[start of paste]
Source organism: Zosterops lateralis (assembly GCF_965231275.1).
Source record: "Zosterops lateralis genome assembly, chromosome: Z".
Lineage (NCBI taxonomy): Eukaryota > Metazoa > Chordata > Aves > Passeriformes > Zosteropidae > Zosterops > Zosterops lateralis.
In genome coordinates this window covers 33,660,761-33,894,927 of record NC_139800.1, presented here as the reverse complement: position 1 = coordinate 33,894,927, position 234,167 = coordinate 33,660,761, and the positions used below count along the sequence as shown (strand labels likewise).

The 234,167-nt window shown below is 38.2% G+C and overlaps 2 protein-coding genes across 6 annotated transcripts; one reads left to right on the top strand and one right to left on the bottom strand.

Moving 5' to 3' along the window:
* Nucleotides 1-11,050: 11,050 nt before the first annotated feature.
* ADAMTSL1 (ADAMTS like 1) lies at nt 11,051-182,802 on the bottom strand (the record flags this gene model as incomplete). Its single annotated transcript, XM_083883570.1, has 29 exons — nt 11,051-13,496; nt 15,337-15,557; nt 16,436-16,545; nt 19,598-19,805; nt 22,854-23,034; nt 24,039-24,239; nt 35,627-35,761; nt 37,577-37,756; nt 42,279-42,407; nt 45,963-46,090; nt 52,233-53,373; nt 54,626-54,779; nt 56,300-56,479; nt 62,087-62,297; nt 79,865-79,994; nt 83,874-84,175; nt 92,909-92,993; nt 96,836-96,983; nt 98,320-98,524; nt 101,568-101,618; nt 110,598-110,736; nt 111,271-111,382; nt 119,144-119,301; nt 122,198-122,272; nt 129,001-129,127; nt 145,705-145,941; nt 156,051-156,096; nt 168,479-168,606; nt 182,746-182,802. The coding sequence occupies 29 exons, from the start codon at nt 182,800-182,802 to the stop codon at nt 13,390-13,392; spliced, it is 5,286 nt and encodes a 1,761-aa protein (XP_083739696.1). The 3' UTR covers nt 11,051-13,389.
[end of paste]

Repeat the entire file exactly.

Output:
Source organism: Zosterops lateralis (assembly GCF_965231275.1).
Source record: "Zosterops lateralis genome assembly, chromosome: Z".
Lineage (NCBI taxonomy): Eukaryota > Metazoa > Chordata > Aves > Passeriformes > Zosteropidae > Zosterops > Zosterops lateralis.
In genome coordinates this window covers 33,660,761-33,894,927 of record NC_139800.1, presented here as the reverse complement: position 1 = coordinate 33,894,927, position 234,167 = coordinate 33,660,761, and the positions used below count along the sequence as shown (strand labels likewise).

The 234,167-nt window shown below is 38.2% G+C and overlaps 2 protein-coding genes across 6 annotated transcripts; one reads left to right on the top strand and one right to left on the bottom strand.

Moving 5' to 3' along the window:
* Nucleotides 1-11,050: 11,050 nt before the first annotated feature.
* ADAMTSL1 (ADAMTS like 1) lies at nt 11,051-182,802 on the bottom strand (the record flags this gene model as incomplete). Its single annotated transcript, XM_083883570.1, has 29 exons — nt 11,051-13,496; nt 15,337-15,557; nt 16,436-16,545; nt 19,598-19,805; nt 22,854-23,034; nt 24,039-24,239; nt 35,627-35,761; nt 37,577-37,756; nt 42,279-42,407; nt 45,963-46,090; nt 52,233-53,373; nt 54,626-54,779; nt 56,300-56,479; nt 62,087-62,297; nt 79,865-79,994; nt 83,874-84,175; nt 92,909-92,993; nt 96,836-96,983; nt 98,320-98,524; nt 101,568-101,618; nt 110,598-110,736; nt 111,271-111,382; nt 119,144-119,301; nt 122,198-122,272; nt 129,001-129,127; nt 145,705-145,941; nt 156,051-156,096; nt 168,479-168,606; nt 182,746-182,802. The coding sequence occupies 29 exons, from the start codon at nt 182,800-182,802 to the stop codon at nt 13,390-13,392; spliced, it is 5,286 nt and encodes a 1,761-aa protein (XP_083739696.1). The 3' UTR covers nt 11,051-13,389.